Meet Lin Wolff
This article was originally written by Lin Wolff for Southern Fried French as an explanation of how she got here, and if she had any advice for learning the language.
Not a week goes by that I don’t think of my high school French teacher’s warning, “You’ll never know when you might need to speak French,” to her bored class of young Texans struggling to get their lazy tongues wrapped around the simplest of French vocabulary – Oui! (Wah!) Non! (Nowh!) Je m’appele (Gee mapple… ) Most of us struggled and lost the battle. I lasted one semester. And now I find myself having lived in France for over 10 years, still struggling with my “toddler” French and terrible accent. But every day is a joy, every day is a learning experience, and almost every day reinforces my faith in humanity, particularly the French kind.
I own a little English bookshop in the south of France, half an hour from Nice, 10 minutes from Grasse, and with a constant view of the Mediterranean. How did a little girl from Houston end up here? It all started with leaving Texas for Los Angeles as fast as I could and falling into jobs for National Geographic and Disney, then meeting my future husband, Marc, while we were both on location in Tahiti. Marc has managed to turn his flying experience in Vietnam into a successful career of flying for films – you’ve probably seen his work in everything from the Star Wars films to the latest James Bond, SKYFALL, and if you were watching the opening ceremonies of the Olympics last summer, you’ll have caught some of his involvement in that, too.
I traded L.A. for Marc’s flat in London and then the Cornish countryside. We started our family there and lived happily for 13 years, until the rainy winter of 2000 when I began to dream of living somewhere warmer, drier, sunnier and a colour other than grey. So, we joined old friends here in France the following summer and after the move Marc and I each took intensive month-long French immersion courses in nearby Villefranche. His already good French became excellent, while my non-existent French became toddler French.
Having discovered an adorable English bookshop in nearby Valbonne, I tended to hang out there among beloved books, chatting to owner Jill, and other ‘refugees’ taking a break from the intensity of mangling French. When I finally worked up the courage to ask if she ever needed the occasional help, Jill put me on her list of ‘fantasy booksellers.’ I’d never worked in retail, didn’t know how to work a cash register or a credit card machine, got the shakes when counting out customers’ change, but she kept me on anyway.
And after 5 years, Jill decided she wanted to sell up. We’d just bought a little lake house in northern Vermont, where I was planning to spend some quality time enjoying a very different sort of life from my French one, especially as the kids were going on to university and I could finally have my very own timetable. However, I just couldn’t imagine life in my corner of France without this bookshop, so I said yes to it (quickly, before I could change my mind) and have embarked on a very different sort of adventure ever since – accounting, taxes, employee benefits ad nauseum, all in French! It’s never dull, my French is improving, slowly, and my admiration for the French continues, unabated.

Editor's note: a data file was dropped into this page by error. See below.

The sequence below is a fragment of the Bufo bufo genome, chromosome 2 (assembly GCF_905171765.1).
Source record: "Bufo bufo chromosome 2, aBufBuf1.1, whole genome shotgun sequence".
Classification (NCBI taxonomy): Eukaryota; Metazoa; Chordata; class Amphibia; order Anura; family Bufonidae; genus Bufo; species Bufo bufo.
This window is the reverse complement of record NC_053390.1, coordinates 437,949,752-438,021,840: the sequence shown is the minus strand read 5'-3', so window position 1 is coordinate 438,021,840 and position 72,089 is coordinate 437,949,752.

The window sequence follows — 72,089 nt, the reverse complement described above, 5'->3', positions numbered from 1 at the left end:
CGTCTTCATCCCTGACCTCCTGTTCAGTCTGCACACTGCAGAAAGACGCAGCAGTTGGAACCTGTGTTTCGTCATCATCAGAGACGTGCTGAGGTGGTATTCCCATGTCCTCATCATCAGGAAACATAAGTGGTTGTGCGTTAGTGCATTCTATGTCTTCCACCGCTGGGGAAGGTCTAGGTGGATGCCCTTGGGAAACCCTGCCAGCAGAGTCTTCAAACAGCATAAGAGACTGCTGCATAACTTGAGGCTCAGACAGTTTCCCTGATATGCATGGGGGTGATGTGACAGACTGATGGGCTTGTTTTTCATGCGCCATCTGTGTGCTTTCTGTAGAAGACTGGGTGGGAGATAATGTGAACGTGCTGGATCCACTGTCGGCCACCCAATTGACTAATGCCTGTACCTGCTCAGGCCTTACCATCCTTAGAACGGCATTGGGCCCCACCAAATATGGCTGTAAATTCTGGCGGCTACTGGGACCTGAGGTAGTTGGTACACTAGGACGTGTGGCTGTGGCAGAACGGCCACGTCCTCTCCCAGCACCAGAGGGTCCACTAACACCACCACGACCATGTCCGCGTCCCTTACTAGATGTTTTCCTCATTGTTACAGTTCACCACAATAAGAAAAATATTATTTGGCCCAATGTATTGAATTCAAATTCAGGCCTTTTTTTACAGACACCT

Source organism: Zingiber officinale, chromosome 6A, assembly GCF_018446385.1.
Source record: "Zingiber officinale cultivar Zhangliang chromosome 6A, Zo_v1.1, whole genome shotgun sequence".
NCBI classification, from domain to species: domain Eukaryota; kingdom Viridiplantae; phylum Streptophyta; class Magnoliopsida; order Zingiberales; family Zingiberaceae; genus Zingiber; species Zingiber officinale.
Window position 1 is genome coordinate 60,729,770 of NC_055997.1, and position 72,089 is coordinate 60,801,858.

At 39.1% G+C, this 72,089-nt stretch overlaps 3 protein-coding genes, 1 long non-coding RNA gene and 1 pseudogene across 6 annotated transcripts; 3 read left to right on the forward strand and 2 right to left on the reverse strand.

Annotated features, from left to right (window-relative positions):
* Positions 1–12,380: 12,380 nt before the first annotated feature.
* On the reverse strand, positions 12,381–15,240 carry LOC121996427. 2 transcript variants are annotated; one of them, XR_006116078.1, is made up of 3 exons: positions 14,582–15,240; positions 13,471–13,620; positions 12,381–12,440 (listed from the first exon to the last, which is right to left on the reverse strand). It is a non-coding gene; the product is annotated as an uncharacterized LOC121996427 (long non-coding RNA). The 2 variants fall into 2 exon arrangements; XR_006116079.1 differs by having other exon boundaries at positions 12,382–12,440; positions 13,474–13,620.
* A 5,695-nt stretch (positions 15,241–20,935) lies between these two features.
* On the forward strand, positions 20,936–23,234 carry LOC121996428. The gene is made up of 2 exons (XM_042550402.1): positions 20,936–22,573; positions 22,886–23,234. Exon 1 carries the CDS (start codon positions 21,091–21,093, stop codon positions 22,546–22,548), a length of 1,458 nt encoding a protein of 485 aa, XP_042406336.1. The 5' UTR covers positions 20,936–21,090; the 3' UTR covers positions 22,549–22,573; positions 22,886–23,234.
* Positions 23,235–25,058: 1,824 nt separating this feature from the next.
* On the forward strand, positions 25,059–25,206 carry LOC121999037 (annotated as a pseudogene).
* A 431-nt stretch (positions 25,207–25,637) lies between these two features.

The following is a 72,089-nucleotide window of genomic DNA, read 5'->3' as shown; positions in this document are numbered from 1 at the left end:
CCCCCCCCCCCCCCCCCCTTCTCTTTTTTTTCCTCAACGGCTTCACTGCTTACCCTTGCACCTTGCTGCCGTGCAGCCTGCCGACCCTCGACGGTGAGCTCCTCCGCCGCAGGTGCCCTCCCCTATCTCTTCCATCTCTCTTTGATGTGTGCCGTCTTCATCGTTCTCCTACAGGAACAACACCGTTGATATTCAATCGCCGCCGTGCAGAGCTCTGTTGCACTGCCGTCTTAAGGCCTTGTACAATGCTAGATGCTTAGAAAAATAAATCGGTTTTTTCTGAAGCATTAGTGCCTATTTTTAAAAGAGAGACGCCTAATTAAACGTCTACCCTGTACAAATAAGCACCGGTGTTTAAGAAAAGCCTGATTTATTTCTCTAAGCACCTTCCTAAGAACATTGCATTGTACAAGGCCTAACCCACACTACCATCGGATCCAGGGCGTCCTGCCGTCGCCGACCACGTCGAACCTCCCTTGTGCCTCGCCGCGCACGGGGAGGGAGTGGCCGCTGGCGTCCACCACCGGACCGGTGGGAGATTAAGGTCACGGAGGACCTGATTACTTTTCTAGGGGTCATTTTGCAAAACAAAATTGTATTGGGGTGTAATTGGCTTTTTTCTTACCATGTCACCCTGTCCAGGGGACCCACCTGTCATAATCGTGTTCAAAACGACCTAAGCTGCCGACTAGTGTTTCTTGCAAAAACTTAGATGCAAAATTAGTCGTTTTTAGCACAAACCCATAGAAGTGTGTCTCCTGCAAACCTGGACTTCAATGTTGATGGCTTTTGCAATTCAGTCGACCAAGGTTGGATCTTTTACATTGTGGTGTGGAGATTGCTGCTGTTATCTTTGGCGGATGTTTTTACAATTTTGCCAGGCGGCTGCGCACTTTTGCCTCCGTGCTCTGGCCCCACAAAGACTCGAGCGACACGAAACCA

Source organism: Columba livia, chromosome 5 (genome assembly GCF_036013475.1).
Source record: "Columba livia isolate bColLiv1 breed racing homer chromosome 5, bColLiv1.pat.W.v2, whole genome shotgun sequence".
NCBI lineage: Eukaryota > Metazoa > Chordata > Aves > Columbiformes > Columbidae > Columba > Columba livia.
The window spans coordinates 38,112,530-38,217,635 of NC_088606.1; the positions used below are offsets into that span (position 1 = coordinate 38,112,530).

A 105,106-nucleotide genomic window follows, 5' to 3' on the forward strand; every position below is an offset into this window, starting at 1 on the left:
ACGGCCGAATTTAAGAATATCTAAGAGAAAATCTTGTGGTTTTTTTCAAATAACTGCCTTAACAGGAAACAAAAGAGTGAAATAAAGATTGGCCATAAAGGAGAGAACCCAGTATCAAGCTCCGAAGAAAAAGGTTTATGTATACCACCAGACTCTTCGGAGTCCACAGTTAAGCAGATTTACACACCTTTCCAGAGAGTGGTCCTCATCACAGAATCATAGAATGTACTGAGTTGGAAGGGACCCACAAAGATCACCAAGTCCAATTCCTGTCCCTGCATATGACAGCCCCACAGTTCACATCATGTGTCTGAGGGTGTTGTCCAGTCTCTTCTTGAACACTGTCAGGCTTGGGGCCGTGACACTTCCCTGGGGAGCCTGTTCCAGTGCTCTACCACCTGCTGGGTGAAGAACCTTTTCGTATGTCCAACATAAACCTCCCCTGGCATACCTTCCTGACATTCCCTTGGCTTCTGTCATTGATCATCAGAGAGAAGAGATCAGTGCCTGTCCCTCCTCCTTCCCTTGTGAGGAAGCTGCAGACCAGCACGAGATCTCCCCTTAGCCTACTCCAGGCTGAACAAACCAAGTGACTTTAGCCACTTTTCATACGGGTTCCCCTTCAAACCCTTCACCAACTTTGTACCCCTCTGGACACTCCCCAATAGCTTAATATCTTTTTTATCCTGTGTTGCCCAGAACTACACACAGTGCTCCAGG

As for advice regarding the learning of the language, I’d say LEAVE YOUR EGO BEHIND! Don’t worry about how you sound – just try! Nothing pleases the French more than someone who is really trying to learn their language. And persist! Don’t let responses to you in English deter you from continuing to try in French. Keep at it! My husband is the world’s best at stubbornly sticking to his French during an otherwise-English conversation. It helps him – he always learns something new. And I always show my pleasure in being taught better vocabulary by helpful strangers. It’s a connection – and often a shared laugh.
About the English Book Centre
Founded in the 1980s and originally opened as a tea shop with books, the books gradually taking over -- as they are wont to do --.
Located on rue Alexis Julien in the beautiful medieval village of Valbonne, the shop is run by Lin Wolff, with Alison or Anne often found behind the counter. We are easy to find as Valbonne village is laid out in neat, symmetrical rectangles planned by the Abbot of Lérins, following the layout on Roman cities.
Great Selection of Books
We have thousand of titles in stock and offer a super range of books -- Biography, History & Politics, Fiction & Poetry, Health & Well-being, Home & Garden, Music & Dance, Sports & Hobbies being well supported, as well as a large selection of children's books for all ages.
We also have a good selection of Language Learning books and are a main supplier of English books for French school children for their curriculum. We carry a broad range of rental DVDs, cards, calendars, maps and stationery.
Supporting Local Authors
We actively support local authors and hold several Literary Luncheons a year. Authors such as Carol Drinkwater, Ted Jones, Michael Nelson, Maureen Emerson, Stephen Clarke and Robert Camuto (to name just a few) have generously given of their time to undertake booksignings.
We hold regular monthly Friday evening book group with classic and non-classic titles discussed. Everyone is welcome to join in.
Workshops & Classes
The English Book Centre also offers a range of workshops and classes so please do contact the bookshop for further information.